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Archive for the ‘author Jaime Grijalba’ Category

donnie

by Jaimie Grijalba

Note: This is my last essay for the Sci-Fi Countdown of Wonders in the Dark on the first film directed by Richard Kelly. I’m very grateful for the opportunity that I’ve had to write about the three films of one of my favorite directors of all time, and may this be a testament that I want a new film by him. Any film. Thanks to those that took the time to read these essays, which are more and more personal, and may we have a wonderful top 50 Science Fiction films of all time.

Another note: This Might Contain Spoilers.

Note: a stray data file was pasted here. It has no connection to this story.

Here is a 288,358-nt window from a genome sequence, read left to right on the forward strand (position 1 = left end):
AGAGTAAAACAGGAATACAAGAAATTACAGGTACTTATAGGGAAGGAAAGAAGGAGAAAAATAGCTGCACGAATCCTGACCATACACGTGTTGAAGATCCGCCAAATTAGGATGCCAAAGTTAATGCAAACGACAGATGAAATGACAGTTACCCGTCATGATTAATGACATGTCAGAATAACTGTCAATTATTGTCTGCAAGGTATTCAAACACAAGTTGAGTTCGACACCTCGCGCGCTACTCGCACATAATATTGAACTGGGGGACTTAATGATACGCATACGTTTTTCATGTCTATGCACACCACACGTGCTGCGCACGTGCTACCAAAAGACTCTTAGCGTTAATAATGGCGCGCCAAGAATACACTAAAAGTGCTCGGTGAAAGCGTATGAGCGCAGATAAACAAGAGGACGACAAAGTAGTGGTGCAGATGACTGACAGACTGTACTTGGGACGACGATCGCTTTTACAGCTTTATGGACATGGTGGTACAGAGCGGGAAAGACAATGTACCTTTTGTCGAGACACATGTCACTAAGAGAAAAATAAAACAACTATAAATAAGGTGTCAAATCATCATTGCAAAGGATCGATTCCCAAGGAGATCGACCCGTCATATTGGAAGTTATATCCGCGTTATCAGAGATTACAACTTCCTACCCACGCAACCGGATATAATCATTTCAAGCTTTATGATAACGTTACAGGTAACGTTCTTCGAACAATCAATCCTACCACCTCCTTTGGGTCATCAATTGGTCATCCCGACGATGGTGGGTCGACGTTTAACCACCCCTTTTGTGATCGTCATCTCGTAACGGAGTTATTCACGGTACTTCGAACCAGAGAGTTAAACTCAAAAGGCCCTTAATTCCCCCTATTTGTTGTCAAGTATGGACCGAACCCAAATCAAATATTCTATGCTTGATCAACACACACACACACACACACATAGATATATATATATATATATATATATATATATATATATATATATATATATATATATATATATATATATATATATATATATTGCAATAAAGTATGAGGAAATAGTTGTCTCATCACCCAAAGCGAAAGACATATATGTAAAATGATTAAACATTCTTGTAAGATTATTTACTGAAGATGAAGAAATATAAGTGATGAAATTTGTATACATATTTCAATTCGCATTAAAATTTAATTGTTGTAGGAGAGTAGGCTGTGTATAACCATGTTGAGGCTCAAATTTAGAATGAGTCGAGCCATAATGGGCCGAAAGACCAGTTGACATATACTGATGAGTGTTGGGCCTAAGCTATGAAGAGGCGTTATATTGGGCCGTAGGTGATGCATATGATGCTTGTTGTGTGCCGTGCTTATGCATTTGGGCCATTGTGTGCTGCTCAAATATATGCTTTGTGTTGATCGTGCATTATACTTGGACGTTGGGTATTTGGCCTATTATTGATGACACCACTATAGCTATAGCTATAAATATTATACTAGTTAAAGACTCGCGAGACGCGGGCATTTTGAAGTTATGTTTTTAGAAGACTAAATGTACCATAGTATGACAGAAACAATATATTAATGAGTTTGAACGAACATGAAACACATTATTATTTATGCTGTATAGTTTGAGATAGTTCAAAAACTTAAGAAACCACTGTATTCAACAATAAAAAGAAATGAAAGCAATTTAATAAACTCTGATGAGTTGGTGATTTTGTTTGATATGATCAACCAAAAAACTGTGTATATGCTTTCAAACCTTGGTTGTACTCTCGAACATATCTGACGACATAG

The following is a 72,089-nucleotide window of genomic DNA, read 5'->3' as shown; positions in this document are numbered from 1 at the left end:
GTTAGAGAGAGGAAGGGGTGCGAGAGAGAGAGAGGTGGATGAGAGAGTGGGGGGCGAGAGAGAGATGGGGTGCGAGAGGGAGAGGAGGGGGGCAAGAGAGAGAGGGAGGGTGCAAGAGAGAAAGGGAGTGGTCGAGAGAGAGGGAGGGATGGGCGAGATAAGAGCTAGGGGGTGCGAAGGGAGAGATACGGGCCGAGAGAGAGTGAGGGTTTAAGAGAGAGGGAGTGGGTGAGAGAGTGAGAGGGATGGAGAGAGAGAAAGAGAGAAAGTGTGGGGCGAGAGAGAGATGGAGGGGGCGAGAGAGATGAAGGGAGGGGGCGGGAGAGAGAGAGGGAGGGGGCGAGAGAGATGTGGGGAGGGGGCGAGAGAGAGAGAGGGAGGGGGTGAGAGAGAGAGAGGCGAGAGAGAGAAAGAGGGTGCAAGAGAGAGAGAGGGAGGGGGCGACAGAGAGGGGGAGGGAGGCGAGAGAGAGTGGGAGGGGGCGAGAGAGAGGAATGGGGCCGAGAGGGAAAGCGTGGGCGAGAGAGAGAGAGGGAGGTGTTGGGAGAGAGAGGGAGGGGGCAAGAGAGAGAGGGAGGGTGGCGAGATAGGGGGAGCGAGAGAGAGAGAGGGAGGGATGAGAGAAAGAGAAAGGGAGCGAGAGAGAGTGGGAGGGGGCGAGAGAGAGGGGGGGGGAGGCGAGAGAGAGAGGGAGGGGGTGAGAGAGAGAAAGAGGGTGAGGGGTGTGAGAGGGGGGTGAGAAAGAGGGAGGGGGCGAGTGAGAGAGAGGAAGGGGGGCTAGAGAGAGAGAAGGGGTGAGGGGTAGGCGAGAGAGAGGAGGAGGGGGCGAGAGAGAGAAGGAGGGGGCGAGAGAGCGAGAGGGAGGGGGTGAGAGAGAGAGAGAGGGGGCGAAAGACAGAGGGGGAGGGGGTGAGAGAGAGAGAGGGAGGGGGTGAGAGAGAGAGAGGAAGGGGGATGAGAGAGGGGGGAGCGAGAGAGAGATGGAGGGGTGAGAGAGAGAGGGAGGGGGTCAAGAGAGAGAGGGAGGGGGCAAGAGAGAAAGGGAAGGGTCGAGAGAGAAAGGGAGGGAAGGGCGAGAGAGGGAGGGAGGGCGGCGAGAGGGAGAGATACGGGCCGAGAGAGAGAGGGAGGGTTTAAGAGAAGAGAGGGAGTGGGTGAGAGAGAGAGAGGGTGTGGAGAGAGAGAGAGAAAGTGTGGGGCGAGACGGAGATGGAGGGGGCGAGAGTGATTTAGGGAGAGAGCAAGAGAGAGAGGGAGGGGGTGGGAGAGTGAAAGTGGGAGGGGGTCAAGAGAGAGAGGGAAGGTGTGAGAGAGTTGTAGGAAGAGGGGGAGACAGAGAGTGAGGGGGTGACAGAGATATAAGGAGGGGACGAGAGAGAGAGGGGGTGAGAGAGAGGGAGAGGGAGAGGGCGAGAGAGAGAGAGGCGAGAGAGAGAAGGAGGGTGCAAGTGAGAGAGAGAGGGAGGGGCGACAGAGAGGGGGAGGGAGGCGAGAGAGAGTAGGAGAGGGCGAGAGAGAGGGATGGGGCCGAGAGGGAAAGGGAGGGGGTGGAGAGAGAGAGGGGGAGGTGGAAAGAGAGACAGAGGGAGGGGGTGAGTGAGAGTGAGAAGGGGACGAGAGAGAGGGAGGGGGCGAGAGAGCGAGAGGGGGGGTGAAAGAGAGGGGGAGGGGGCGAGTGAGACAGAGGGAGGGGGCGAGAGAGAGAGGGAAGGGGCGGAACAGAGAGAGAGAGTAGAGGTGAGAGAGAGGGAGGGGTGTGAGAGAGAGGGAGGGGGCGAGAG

I think one of the hardest things that someone can do is trying to write about your favorite film of all time… and, yes, Donnie Darko is still my favorite film of all time at my 26 years old. It might seem childish to some, but it’s one that feels the closest to my heart in many ways, and while I’ll try to attempt to explain why, I honestly don’t want to expose myself that much, so maybe I’ll focus as much as I can in the science fiction aspects of the film, mainly because I think that it’s why it had so many votes… or is it?